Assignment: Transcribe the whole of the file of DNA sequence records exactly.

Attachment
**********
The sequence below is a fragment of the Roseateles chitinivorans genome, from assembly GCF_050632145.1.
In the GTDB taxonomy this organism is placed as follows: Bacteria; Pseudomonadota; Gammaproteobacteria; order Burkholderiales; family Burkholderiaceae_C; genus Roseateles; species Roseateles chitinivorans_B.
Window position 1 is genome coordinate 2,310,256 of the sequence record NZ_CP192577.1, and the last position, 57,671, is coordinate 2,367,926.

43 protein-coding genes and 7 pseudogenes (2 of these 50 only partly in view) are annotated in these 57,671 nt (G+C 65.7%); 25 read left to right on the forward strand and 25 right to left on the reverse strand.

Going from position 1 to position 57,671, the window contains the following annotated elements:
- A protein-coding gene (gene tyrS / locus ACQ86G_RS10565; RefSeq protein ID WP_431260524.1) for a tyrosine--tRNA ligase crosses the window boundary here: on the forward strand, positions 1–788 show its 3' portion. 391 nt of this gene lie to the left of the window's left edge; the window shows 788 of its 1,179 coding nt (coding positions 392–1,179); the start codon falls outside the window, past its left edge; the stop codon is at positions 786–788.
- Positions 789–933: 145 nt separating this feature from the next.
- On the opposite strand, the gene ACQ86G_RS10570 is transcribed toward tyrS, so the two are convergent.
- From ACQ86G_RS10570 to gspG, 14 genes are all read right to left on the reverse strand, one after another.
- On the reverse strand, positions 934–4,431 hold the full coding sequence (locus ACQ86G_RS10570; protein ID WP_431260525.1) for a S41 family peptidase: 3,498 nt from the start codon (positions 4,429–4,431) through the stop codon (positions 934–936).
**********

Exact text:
The sequence below is a fragment of the Roseateles chitinivorans genome, from assembly GCF_050632145.1.
In the GTDB taxonomy this organism is placed as follows: Bacteria; Pseudomonadota; Gammaproteobacteria; order Burkholderiales; family Burkholderiaceae_C; genus Roseateles; species Roseateles chitinivorans_B.
Window position 1 is genome coordinate 2,310,256 of the sequence record NZ_CP192577.1, and the last position, 57,671, is coordinate 2,367,926.

43 protein-coding genes and 7 pseudogenes (2 of these 50 only partly in view) are annotated in these 57,671 nt (G+C 65.7%); 25 read left to right on the forward strand and 25 right to left on the reverse strand.

Going from position 1 to position 57,671, the window contains the following annotated elements:
- A protein-coding gene (gene tyrS / locus ACQ86G_RS10565; RefSeq protein ID WP_431260524.1) for a tyrosine--tRNA ligase crosses the window boundary here: on the forward strand, positions 1–788 show its 3' portion. 391 nt of this gene lie to the left of the window's left edge; the window shows 788 of its 1,179 coding nt (coding positions 392–1,179); the start codon falls outside the window, past its left edge; the stop codon is at positions 786–788.
- Positions 789–933: 145 nt separating this feature from the next.
- On the opposite strand, the gene ACQ86G_RS10570 is transcribed toward tyrS, so the two are convergent.
- From ACQ86G_RS10570 to gspG, 14 genes are all read right to left on the reverse strand, one after another.
- On the reverse strand, positions 934–4,431 hold the full coding sequence (locus ACQ86G_RS10570; protein ID WP_431260525.1) for a S41 family peptidase: 3,498 nt from the start codon (positions 4,429–4,431) through the stop codon (positions 934–936).